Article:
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Morecambe, Lancashire, United Kingdom
In the mornings I’m a Nursery Cook, the rest of the time a Writer. Been writing for decades: short stories, plays, poems, a sitcom and more recently flash fiction, Creative Writing MA at Lancaster Uni and now several novels. Been placed in competitions (Woman’s Own, Greenacre Writers and flashtagmanchester) and shortlisted in others (Fish, Calderdale, Short Fiction Journal). I won the Calderdale Prize 2011, was runner-up in the Ink Tears Flash Fiction Comp & won the Greenacre Writer Short Story Comp 2013. I have stories in Jawbreakers, Eating My Words, Flash Dogs Anthologies 1-3, 100 RPM and the Stories for Homes anthology. My work’s often described as ‘sweet’ but there’s usually something darker and more sinister beneath the sweetness. I love magical realism and a comedy-tragedy combination. My first novel, Queen of the World, is about a woman who believes she can influence the weather. I’m currently working on a 3rd: Priscilla Parker Reluctant Celebrity Chef. Originally from West Midlands, I love living by the sea in Morecambe, swimming, cycling, theatre, books, food, weather, sitcoms and LBBNML … SQUEEZE!

Tuesday, 21 March 2017


Can’t believe I’m doing this but … I’ve lost 61 pounds … I’m entitled.

Why Now?

We all need a good reason. I’ve tried to work out what mine were.

a) Turning fifty. Yes, I’ve also turned thirty (too busy to have a crisis!) and forty (trying to stay sane in a horrible, horrible job) so here I am. In a good place. Morecambe! I find myself living a mile and a half from a sea view pool and with nine miles of promenade and a designated cycle path to Lancaster (where I work in a much less horrible job). When I moved here I had no plans for swimming/cycling. Is this the universe speaking?

b) Having a friend - my fitness guru extraordinaire - who's shown me (NB. NOT told me, would’ve been a big mistake, SHOWN me) how she does lots of exercise in order to be able to eat more and stay slim. That day after the Squeeze concert in October ’15 when I was swimming, I could see her from the pool, running three and a half miles on a treadmill because she’d eaten that big pizza. (I had a big pizza too!) That was the moment. Coupled with thinking ‘I LOVE swimming. Why on earth don’t I do it more often?’

c) I practiced acceptance for decades. Then, through two things I achieved earlier that year – giving up my Coke drinking to reduce my headaches & making an effort to look after my ‘kitchen hands’ better by use of gloves and copious amounts of Savlon – I realised I don’t have to suffer stuff like that so began to think ‘what next?’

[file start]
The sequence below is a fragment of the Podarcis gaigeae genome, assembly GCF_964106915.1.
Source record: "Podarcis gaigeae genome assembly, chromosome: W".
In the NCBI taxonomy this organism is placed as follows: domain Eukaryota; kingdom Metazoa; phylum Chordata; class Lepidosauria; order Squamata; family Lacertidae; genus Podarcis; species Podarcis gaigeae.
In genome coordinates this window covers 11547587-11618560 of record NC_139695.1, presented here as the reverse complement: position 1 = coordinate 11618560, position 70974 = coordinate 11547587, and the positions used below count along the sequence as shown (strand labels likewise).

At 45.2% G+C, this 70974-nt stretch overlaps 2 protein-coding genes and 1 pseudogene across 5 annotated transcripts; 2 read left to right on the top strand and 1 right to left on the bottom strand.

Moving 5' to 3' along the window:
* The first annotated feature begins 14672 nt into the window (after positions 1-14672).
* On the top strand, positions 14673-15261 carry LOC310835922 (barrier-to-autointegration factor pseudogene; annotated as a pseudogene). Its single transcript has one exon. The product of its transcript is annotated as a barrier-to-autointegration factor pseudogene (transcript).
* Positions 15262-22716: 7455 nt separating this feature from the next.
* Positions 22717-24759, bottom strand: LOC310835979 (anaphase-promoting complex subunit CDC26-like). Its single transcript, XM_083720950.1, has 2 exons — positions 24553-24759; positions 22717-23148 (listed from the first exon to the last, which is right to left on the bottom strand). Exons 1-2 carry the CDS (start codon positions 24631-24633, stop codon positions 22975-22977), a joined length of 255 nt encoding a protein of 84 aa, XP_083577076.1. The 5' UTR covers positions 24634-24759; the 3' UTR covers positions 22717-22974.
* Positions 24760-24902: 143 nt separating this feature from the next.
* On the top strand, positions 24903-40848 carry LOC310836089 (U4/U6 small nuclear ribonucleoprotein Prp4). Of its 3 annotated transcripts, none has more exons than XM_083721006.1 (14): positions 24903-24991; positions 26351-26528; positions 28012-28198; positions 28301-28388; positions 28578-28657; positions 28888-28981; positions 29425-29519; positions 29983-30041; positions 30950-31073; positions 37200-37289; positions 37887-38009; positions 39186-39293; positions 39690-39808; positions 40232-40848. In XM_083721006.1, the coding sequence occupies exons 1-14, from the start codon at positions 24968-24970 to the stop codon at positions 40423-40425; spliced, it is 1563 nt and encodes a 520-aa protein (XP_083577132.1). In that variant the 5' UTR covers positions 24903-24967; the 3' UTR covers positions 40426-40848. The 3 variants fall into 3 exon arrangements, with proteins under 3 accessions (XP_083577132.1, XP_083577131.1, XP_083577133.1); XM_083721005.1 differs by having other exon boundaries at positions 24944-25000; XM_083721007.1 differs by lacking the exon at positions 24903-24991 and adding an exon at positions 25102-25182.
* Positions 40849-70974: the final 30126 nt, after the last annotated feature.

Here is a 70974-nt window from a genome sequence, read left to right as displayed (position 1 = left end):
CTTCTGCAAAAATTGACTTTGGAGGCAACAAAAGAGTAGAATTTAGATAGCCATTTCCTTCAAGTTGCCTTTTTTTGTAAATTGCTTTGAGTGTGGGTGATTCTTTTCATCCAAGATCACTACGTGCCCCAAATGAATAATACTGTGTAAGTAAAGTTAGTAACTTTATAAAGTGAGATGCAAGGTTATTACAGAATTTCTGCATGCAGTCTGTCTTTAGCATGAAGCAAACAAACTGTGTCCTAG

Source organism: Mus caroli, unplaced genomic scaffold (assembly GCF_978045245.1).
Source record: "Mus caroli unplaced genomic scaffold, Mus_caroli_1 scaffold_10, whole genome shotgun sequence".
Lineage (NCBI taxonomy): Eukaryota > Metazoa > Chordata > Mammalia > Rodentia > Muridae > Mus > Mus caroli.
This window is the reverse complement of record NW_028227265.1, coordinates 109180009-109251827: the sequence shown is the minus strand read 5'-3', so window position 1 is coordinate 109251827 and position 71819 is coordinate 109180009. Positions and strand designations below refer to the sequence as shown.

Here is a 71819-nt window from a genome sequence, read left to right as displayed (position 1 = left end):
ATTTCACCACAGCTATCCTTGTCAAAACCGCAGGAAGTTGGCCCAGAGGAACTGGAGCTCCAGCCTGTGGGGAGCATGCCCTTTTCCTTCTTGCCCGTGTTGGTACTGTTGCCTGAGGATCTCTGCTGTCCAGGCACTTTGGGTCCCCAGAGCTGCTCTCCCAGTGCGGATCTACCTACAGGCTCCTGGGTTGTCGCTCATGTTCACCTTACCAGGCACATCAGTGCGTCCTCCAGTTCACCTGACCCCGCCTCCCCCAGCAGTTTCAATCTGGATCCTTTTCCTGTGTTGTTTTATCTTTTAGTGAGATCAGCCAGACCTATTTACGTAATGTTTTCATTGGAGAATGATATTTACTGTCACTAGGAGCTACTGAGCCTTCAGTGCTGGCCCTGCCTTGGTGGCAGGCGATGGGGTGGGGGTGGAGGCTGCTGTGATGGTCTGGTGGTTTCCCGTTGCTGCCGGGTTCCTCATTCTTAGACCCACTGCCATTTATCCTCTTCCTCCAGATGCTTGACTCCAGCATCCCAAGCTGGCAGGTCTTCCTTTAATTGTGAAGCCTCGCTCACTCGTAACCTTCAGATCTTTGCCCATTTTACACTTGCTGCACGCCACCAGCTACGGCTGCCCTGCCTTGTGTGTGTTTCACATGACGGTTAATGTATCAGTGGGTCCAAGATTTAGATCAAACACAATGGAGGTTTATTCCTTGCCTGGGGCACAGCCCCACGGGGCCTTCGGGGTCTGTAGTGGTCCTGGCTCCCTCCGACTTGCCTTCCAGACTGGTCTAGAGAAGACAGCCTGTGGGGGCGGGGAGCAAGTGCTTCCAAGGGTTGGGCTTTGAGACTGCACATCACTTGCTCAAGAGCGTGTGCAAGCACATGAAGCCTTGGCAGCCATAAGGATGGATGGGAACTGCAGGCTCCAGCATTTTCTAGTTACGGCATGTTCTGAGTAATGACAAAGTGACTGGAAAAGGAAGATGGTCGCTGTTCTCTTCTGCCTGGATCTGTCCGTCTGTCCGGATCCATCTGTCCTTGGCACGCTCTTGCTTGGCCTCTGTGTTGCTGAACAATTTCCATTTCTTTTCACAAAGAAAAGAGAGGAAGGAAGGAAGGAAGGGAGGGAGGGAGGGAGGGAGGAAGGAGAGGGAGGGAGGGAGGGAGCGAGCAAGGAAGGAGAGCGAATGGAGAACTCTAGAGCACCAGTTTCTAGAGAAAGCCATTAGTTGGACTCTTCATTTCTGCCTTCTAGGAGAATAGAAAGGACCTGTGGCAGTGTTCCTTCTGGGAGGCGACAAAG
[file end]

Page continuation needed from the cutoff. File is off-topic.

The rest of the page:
d) The realisation that I've used my determination, stubbornness and, dare I say it?, intelligence to do a variety of things over the years (Eg. Two degrees, being good at my job (& leaving the horrible, horrible one), moving to a different part of the country, buying a flat ... go on, have a think, look back and acknowledge your own!) so WHY NOT THIS ONE?

 Your Own Rules

We’re all different. We all have advantages and disadvantages. We could all make excuses or say someone else has it easier. Stop all that right now. How you decide to do it is dependent on you. Make your plan (a vague one to start with is fine) based on your job, lifestyle, home situation, what exercise you can do, favourite foods, best times to eat, etc …


Beginning anything is hard. Do it gradually. Don’t launch yourself into a strict diet and gruelling fitness regime straight away. Or even at all. What are the foods you eat loads of that are high fat or high sugar? Make some rules about rationing them. (I began with Sal’s Crisps Rule) Don’t give them up altogether. If you have a lot to lose don’t fall into the trap of thinking it’s pointless because what difference does one more of anything make? You’re starting and you can build on that. Don’t change to lots of foods you wouldn’t normally eat. You’re starting something you want to be able to carry on. Choose smaller. Choose less. Choose to stop when you feel full. Choose to wait until later. Choose that but not that and that as well.

If you have a moment where you want to eat everything in sight, stop & think. Can I ride this out? I’ve done this a few times and it really does reinforce the belief that you can and will do it again … AND your kitchen cupboards get a good tidy out. I have to confess I cried twice last year. Once when Victoria Wood died and again when I really wanted a big tube of Texas BBQ Pringles but didn’t want to break my crisps rule (No, I wasn’t in the shop!) Or, if I can’t ride it out, do I give into it in a planned way? Then, congratulate yourself for not going as far as you might once have done. Calmly stick to your rules and they will become habits. Unbreakable, possible, sustainable habits.